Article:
The Family Tuxen

The History

The family name Tuxen is originally a patronymic ("son of Tucke") which was turned into a family name some time before year 1600. The name most likely originates from the duchies Schleswig and Holstein north and southe of the present border between Denmark and Germany. Because of the family name's origin as a patronymic, several families by the name may have existed. Note also the similarity with the family names Tuchsen and Tüxen which are both known in Prussia and the duchies in the 1600s.

But the overwhelming majority (if not all) of the people who can trace their ancestors back to people in the 1700s by the name Tuxen all originate from the same progenitor: Lorenz Tuxen, a vicar from 1585 of the parish Greater Solt in Schleswig close to the city Flensburg. He died in 1612. Johannes Reinhusen mentioned our progenitor in his "Annales Flensburgenses", unfortunately not in very flattering terms: "1604, Mai 29, betengede H. Laurens tho Solt ein weinich tho primen" which in lower German means that Reinhusen found our progenitor to be drinking a bit. The same was said about his successor (and son?) Laurentius Tuxen (Tüxen) who once was so drunk that he fell down from his loft and was unable to give service for the subsequent four weeks.

In the sources, there is some confusion about the first generations of the family. But the most credible sources state that Lorenz Tuxen (dead 1612) had two sons, Tucke Lorenzen Tuxen and Peter Lorenzen Tuxen. Tucke was an estate owner in Schleswig and became the progenitor of the nobled branch of the family. Peter was vicar like his father and became progenitor of the clergical branch of the family, the only branch in which the family name has survived until present.

The Ennobled Branch

Tucke Lorenzen Tuxen owned the small estate Søgaard in Angel in Schleswig. He was married to Marine. They had a son Lorenz Tuxen (1618-82) who became quite famous. During the wars between Denmark and Sweden he managed the estate Hirscholm in northern Sealand on behalf of the Danish Queen. During the Swedish occupation he managed to spy on the Swedes and send supplies and troops to the besieged Copenhagen. He made several attempted assasinations of the Swedish king and finally escaped to Copenhagen by the sea to participate in the defence of the capital. He was given very honourable positions after the war. If the Swedish occupation had persisted, he would probably now be known as a terrorist. Fortunately, the Swedes finally left most of Denmark after a humiliating peace treaty, and Lorenz Tuxen became one of the major heroes of this war. His son Christian Tuxen (appr. 1656 - 1718) was appointed mayor in Bergen. And with him the family name Tuxen died for a while in this branch. But Lorenz Tuxen (1618-82) also had a daughter, Sophie Amalie Tuxen (1658-1735), and a granddaughter of Sophie Amalie, Christiane Elisabeth Jørgensen (1723-96), married Christian Friis Møller (1713-92). He was a high ranking officer, specialising in spying against foreign countries, in particular against Russia. In fact, the Danish king realised that he owed Friis Møller a favour in return for his major achievements. Being a poor king, he could not afford to pay Friis Møller for his service and instead he decided to ennoble him. The question was by what name. Apparently there were no famous and useful names among Friis Møller's own ancestors. Instead, it was decided to use the name of his wife's famous great grandfather, and Friis Møller, his wife and their entire family were ennobled de Tuxen. The family name soon disappeared again after a few generations, but the family is still alive and kicking. And many members of the present Danish nobility can trace their ancestry to this branch of the Tuxens. See the first generations of descendants (in Danish).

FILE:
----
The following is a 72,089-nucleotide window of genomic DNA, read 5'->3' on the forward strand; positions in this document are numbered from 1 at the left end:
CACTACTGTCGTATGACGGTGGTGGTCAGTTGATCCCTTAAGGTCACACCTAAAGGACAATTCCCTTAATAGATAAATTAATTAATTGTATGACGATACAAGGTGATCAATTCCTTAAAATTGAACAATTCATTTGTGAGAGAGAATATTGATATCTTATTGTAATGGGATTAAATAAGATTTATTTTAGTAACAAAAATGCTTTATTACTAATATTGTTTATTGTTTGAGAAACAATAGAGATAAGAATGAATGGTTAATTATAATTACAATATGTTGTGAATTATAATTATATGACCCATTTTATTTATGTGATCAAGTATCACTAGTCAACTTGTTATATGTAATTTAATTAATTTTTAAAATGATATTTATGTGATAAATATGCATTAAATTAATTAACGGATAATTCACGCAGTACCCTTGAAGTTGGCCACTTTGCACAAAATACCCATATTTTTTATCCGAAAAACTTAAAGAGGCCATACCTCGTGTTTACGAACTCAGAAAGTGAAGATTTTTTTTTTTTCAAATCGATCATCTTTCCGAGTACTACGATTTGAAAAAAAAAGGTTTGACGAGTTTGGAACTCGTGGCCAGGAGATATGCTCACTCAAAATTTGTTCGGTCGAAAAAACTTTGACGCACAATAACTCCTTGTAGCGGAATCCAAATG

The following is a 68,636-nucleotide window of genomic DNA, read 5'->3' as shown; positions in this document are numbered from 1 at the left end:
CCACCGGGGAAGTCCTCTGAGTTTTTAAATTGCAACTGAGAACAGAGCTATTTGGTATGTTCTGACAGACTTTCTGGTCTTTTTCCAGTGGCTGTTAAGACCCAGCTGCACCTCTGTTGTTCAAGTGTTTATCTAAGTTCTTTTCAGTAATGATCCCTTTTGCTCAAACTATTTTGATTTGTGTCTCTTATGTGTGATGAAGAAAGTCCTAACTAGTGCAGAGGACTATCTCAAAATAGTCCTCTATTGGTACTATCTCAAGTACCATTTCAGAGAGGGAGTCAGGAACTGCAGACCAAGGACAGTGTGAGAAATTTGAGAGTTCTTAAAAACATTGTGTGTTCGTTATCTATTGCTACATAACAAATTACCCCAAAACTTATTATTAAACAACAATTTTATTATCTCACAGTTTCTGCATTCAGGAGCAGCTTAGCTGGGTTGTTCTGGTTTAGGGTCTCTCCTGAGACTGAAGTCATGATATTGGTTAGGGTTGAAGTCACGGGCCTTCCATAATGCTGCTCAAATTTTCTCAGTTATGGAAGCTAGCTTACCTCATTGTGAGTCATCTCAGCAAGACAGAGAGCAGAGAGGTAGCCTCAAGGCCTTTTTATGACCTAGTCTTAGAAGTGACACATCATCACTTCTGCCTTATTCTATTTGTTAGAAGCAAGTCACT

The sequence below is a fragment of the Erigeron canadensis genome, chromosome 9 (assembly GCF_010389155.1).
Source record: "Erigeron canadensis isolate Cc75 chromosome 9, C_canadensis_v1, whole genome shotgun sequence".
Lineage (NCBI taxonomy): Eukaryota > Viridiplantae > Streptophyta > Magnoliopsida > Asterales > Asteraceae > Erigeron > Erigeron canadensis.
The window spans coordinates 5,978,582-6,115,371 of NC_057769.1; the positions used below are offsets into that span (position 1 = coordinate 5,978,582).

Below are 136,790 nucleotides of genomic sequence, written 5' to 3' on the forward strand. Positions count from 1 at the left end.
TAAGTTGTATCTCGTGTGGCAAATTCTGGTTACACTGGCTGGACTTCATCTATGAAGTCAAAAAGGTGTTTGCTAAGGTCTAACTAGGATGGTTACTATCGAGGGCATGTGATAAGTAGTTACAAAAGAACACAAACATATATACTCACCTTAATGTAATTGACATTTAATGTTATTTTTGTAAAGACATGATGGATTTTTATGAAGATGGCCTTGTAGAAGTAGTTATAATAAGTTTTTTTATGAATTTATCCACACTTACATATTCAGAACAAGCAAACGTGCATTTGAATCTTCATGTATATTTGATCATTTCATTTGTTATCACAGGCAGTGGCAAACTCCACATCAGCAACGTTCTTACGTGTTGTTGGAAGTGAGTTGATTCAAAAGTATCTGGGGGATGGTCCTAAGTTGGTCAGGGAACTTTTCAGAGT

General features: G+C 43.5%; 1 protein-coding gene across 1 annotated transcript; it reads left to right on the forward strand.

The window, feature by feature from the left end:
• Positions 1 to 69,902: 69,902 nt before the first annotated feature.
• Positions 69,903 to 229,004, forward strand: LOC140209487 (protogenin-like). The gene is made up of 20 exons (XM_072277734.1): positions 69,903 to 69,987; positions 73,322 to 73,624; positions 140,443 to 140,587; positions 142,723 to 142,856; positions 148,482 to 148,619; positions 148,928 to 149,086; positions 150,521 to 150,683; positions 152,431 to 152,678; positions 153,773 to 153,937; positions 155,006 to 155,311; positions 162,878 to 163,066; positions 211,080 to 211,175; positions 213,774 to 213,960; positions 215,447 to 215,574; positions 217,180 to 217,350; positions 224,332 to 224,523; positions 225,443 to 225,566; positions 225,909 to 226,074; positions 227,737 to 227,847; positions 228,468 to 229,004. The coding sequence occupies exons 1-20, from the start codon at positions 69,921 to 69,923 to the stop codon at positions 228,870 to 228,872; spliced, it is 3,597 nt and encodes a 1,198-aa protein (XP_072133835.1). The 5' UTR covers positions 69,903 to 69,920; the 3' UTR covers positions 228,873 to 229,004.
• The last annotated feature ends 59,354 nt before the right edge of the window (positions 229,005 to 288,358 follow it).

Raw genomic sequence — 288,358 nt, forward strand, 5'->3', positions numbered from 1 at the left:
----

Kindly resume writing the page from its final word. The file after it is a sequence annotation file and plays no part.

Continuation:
The Clergical Branch

Peter Lorenzen Tuxen (dead 1649) was a brother of Tucke Lorenzen Tuxen and became vicar in Eastern Egesborg. His daughter Margrethe Pedersdatter Tuxen married two vicars (in sequence, of course) and has numerous descendants today, although by a multitude of other family names. See the first generations of descendants (in Danish).

Peter's son Søren Petersen Tuxen (appr. 1635-1678) followed in his father's footsteps and became vicar in Asminderød-Grønholt 1661-78. Both Søren's son Peder (1667-1737) and grandson Manderup (appr. 1716-1760) also became vicars like their ancestors and a number of brothers in law. Even Manderup had a son who became vicar, but had no descendants. Instead, the present Tuxen family all originate from Mamderup's son Elias Tuxen (1755-1807). In his selection of profession he was radically different from his ancestors. He became a naval officer and so did a number of his sons and - in particular - grandsons. The family became well known in military circles, in politics, and in the society overall. If Tuxen is a well known name today, we owe it to our progenitors in the 1700's and the 1800's. Søren Petersen Tuxen and through him his great grandson Elias Tuxen now have some 2,000 descendants of which several hundreds still bear the family name. See the first generations of descendants (in Danish). See also the biography of Elias Tuxen's oldest son Peder Mandrup Tuxen who is the progenitor of the majority of the family today.